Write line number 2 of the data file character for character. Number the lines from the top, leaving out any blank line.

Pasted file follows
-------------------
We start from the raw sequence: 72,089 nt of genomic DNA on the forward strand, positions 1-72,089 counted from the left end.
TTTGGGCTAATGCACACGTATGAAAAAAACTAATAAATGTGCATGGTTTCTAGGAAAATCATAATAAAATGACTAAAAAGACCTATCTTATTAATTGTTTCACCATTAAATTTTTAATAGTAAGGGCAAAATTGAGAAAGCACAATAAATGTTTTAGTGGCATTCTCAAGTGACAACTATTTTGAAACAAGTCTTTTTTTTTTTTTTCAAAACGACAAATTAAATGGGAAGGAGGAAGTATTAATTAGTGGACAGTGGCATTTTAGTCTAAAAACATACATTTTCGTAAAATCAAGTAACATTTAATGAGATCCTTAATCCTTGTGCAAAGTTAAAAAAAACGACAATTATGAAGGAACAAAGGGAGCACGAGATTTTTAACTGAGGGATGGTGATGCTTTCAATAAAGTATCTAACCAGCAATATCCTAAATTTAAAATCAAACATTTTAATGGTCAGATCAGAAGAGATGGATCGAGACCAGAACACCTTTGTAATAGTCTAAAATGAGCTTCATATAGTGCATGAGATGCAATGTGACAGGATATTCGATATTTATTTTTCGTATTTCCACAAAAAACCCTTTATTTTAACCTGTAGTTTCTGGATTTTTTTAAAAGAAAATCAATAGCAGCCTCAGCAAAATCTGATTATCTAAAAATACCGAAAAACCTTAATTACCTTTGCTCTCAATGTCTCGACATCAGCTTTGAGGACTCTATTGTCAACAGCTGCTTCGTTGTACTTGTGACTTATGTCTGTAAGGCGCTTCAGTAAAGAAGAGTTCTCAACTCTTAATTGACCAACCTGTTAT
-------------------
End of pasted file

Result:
TTTGGGCTAATGCACACGTATGAAAAAAACTAATAAATGTGCATGGTTTCTAGGAAAATCATAATAAAATGACTAAAAAGACCTATCTTATTAATTGTTTCACCATTAAATTTTTAATAGTAAGGGCAAAATTGAGAAAGCACAATAAATGTTTTAGTGGCATTCTCAAGTGACAACTATTTTGAAACAAGTCTTTTTTTTTTTTTTCAAAACGACAAATTAAATGGGAAGGAGGAAGTATTAATTAGTGGACAGTGGCATTTTAGTCTAAAAACATACATTTTCGTAAAATCAAGTAACATTTAATGAGATCCTTAATCCTTGTGCAAAGTTAAAAAAAACGACAATTATGAAGGAACAAAGGGAGCACGAGATTTTTAACTGAGGGATGGTGATGCTTTCAATAAAGTATCTAACCAGCAATATCCTAAATTTAAAATCAAACATTTTAATGGTCAGATCAGAAGAGATGGATCGAGACCAGAACACCTTTGTAATAGTCTAAAATGAGCTTCATATAGTGCATGAGATGCAATGTGACAGGATATTCGATATTTATTTTTCGTATTTCCACAAAAAACCCTTTATTTTAACCTGTAGTTTCTGGATTTTTTTAAAAGAAAATCAATAGCAGCCTCAGCAAAATCTGATTATCTAAAAATACCGAAAAACCTTAATTACCTTTGCTCTCAATGTCTCGACATCAGCTTTGAGGACTCTATTGTCAACAGCTGCTTCGTTGTACTTGTGACTTATGTCTGTAAGGCGCTTCAGTAAAGAAGAGTTCTCAACTCTTAATTGACCAACCTGTTAT